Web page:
DENVER -- The University of Colorado president chastised
football coach Gary Barnett on Wednesday, saying his criticism of a
former player who had just come forward to say she was raped was
It is the first time President Elizabeth Hoffman has admonished
Barnett since the football program was plunged into scandal three
weeks ago amid allegations it uses sex and alcohol to entice
Hoffman said she has not asked Barnett to resign. But she told
reporters she was "reserving judgment" on the coach's claim that
he knew nothing about allegations of surrounding his program. She
said she wanted to know whether there is a "breach of
She said she needed to wait for an investigation by an
independent panel appointed by the Board of Regents -- and there
will probably be personnel changes if the report suggests
"We need to know what did coach know (and) when," Hoffman
said. "If the allegations are true, we'll probably have new
personnel ... My job is at stake, as well."
Barnett did not return repeated telephone calls seeking comment.
Former kicker Katie Hnida, 22, said this week she was raped by a
teammate in 2000 after her final season at Colorado. Hnida, one of
the first women to ever play college football and now a student at
the University of New Mexico, said she does not plan to file
Hoffman said she was shocked by the allegation and urged Hnida
to tell police so they can investigate. Barnett told reporters
Tuesday that Hnida never told him about a sexual assault and he
knew of no evidence to back up her claim.
He said the football program tried to make Hnida comfortable and
had provided extra precautions when she told him about a stalker.
But he also bluntly criticized Hnida's ability.
"It was obvious Katie was not very good. She was awful," he
said. "Katie was not only a girl, she was terrible. OK? There's no
other way to say it."
Hoffman said that statement was out of line.
"I have told him in no uncertain terms that that was an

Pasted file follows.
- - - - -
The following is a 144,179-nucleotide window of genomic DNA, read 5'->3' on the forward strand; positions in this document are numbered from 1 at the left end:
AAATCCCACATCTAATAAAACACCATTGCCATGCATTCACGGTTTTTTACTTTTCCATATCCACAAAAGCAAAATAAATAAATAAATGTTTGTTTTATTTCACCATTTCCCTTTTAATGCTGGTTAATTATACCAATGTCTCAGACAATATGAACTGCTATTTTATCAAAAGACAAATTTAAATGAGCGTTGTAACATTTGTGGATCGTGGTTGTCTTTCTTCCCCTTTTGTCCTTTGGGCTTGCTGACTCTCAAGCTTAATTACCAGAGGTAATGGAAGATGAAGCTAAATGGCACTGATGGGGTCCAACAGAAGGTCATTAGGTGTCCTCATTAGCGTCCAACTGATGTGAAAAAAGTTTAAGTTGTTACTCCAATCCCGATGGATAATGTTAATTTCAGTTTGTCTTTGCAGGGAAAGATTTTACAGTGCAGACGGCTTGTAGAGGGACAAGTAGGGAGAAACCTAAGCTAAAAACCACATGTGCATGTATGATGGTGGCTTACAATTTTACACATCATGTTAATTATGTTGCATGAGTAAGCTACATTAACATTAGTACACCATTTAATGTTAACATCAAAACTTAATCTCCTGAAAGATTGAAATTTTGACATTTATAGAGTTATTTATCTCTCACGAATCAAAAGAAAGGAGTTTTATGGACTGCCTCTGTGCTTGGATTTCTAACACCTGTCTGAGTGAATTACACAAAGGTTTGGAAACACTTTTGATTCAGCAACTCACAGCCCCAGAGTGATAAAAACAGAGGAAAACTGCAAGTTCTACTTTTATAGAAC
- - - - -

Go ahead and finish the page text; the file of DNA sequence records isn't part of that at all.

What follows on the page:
unacceptable remark," she said. "You have a rape allegation here.
That's a very serious criminal allegation. It's simply
inappropriate to essentially blame the victim, which is what he
Donna Lopiano, a former women's athletic director at the
University of Texas and the chief executive of the Women's Sports
Foundation, said she was shocked to see Barnett on television
saying Hnida was a lousy kicker.
"This is truly not a woman's sports issues," she said. "This
is an issue of violence against women. I don't know why it is a
conversation about how good a kicker she is. This is obviously a
program gone amok."
At the heart of the scandal are federal lawsuits filed by three
women who say they were raped by football athletes at or after a
December 2001 off-campus recruiting party. Boulder County
prosecutor Mary Keenan decided against assault charges in the case,
saying the heavy drinking involved would make it too difficult to
prove in court.
But Keenan gave a deposition in one of the federal suits and
said the athletics department offers sex and alcohol to recruits.
Gov. Bill Owens demanded action and the regents formed an
independent panel to investigate. It will begin its work in March.
Hoffman also said the university will hire a special official to
oversee the athletics department report directly to her office.